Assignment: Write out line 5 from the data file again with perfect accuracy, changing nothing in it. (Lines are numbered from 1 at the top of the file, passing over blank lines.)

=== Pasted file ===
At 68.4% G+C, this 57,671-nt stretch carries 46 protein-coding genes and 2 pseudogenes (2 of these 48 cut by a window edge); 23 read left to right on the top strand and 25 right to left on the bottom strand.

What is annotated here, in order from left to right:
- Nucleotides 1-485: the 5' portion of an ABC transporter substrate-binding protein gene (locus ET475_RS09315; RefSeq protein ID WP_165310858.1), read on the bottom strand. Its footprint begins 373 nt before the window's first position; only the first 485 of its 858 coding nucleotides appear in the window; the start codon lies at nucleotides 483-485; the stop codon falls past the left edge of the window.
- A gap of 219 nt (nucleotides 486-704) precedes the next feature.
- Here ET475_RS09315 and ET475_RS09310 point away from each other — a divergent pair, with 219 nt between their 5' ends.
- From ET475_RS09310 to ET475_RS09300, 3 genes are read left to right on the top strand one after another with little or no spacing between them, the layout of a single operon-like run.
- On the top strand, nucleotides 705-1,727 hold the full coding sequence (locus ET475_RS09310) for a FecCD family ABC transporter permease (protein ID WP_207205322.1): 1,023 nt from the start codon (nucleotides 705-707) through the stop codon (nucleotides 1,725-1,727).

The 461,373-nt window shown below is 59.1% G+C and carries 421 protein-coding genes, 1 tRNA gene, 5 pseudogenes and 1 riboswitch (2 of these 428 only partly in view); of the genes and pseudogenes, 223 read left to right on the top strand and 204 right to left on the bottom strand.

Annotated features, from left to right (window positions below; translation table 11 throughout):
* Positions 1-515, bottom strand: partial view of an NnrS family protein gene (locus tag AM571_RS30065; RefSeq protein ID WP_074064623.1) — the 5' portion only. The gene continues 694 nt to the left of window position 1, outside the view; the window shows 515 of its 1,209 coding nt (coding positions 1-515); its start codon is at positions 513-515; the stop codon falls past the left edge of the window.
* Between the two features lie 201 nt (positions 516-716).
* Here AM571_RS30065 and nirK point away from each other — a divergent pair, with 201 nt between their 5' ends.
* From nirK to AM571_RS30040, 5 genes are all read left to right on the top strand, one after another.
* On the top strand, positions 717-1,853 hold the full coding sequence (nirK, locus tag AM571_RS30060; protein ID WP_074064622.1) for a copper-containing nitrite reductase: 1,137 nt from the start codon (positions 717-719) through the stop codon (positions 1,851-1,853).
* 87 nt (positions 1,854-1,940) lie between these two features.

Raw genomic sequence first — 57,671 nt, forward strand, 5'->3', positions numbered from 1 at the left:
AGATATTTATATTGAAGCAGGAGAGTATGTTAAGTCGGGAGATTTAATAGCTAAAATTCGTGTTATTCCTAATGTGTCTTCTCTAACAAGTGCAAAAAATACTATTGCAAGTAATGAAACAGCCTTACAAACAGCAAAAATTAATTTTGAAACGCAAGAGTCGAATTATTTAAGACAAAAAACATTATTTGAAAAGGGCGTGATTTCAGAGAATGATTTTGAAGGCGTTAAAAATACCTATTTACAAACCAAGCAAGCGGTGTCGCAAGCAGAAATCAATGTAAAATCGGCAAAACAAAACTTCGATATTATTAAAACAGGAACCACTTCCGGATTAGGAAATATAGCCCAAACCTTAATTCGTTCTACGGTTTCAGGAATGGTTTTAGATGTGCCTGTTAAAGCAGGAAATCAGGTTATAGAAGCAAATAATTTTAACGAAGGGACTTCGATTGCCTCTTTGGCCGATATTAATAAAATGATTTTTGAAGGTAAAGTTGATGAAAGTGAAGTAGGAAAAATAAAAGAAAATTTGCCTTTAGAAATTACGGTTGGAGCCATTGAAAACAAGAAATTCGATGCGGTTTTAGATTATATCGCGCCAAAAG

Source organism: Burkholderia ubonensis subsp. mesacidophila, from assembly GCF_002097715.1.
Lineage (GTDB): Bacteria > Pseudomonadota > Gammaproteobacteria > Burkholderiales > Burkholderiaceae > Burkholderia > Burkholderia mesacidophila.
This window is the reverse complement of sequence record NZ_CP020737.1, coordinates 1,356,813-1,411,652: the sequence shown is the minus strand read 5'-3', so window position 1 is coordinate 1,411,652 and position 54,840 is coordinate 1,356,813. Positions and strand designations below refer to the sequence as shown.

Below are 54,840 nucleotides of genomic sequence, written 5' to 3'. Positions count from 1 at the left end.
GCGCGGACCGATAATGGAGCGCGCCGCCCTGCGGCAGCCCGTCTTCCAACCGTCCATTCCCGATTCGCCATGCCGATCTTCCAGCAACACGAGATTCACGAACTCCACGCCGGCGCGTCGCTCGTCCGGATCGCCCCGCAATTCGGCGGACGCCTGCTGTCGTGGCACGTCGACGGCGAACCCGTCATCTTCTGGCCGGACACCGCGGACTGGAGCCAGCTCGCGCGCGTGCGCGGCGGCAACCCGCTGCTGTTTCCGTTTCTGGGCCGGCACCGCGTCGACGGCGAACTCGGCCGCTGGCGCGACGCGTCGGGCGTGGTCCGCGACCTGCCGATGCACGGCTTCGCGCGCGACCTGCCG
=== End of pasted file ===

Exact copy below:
- Here ET475_RS09315 and ET475_RS09310 point away from each other — a divergent pair, with 219 nt between their 5' ends.